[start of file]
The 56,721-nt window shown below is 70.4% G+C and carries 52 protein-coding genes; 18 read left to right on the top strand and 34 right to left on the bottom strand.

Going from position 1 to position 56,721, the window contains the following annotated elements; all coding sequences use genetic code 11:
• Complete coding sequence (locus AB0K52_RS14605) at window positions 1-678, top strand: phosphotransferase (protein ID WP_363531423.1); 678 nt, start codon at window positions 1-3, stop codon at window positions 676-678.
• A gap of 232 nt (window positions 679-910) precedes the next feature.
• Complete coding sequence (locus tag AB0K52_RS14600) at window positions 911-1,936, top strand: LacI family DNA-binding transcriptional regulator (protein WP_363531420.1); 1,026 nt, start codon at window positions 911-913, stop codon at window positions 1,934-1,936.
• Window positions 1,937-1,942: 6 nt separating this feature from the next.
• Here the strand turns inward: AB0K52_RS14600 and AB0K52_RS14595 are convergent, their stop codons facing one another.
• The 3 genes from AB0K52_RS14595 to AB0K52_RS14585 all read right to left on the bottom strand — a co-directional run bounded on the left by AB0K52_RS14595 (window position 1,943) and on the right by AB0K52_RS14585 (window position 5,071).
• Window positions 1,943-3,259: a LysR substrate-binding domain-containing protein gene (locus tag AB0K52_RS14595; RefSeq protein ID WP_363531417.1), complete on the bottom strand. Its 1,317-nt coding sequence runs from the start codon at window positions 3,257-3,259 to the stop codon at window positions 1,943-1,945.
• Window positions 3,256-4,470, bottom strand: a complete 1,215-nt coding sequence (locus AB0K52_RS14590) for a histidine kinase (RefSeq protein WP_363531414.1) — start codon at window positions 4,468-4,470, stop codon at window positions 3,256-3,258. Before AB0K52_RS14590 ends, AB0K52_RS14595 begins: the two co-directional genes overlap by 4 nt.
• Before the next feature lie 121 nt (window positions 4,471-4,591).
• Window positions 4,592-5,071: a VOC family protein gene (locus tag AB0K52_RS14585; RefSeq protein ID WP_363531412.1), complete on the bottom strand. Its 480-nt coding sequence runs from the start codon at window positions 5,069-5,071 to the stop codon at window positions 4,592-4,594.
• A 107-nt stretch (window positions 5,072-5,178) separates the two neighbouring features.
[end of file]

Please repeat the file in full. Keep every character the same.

The 56,721-nt window shown below is 70.4% G+C and carries 52 protein-coding genes; 18 read left to right on the top strand and 34 right to left on the bottom strand.

Going from position 1 to position 56,721, the window contains the following annotated elements; all coding sequences use genetic code 11:
• Complete coding sequence (locus AB0K52_RS14605) at window positions 1-678, top strand: phosphotransferase (protein ID WP_363531423.1); 678 nt, start codon at window positions 1-3, stop codon at window positions 676-678.
• A gap of 232 nt (window positions 679-910) precedes the next feature.
• Complete coding sequence (locus tag AB0K52_RS14600) at window positions 911-1,936, top strand: LacI family DNA-binding transcriptional regulator (protein WP_363531420.1); 1,026 nt, start codon at window positions 911-913, stop codon at window positions 1,934-1,936.
• Window positions 1,937-1,942: 6 nt separating this feature from the next.
• Here the strand turns inward: AB0K52_RS14600 and AB0K52_RS14595 are convergent, their stop codons facing one another.
• The 3 genes from AB0K52_RS14595 to AB0K52_RS14585 all read right to left on the bottom strand — a co-directional run bounded on the left by AB0K52_RS14595 (window position 1,943) and on the right by AB0K52_RS14585 (window position 5,071).
• Window positions 1,943-3,259: a LysR substrate-binding domain-containing protein gene (locus tag AB0K52_RS14595; RefSeq protein ID WP_363531417.1), complete on the bottom strand. Its 1,317-nt coding sequence runs from the start codon at window positions 3,257-3,259 to the stop codon at window positions 1,943-1,945.
• Window positions 3,256-4,470, bottom strand: a complete 1,215-nt coding sequence (locus AB0K52_RS14590) for a histidine kinase (RefSeq protein WP_363531414.1) — start codon at window positions 4,468-4,470, stop codon at window positions 3,256-3,258. Before AB0K52_RS14590 ends, AB0K52_RS14595 begins: the two co-directional genes overlap by 4 nt.
• Before the next feature lie 121 nt (window positions 4,471-4,591).
• Window positions 4,592-5,071: a VOC family protein gene (locus tag AB0K52_RS14585; RefSeq protein ID WP_363531412.1), complete on the bottom strand. Its 480-nt coding sequence runs from the start codon at window positions 5,069-5,071 to the stop codon at window positions 4,592-4,594.
• A 107-nt stretch (window positions 5,072-5,178) separates the two neighbouring features.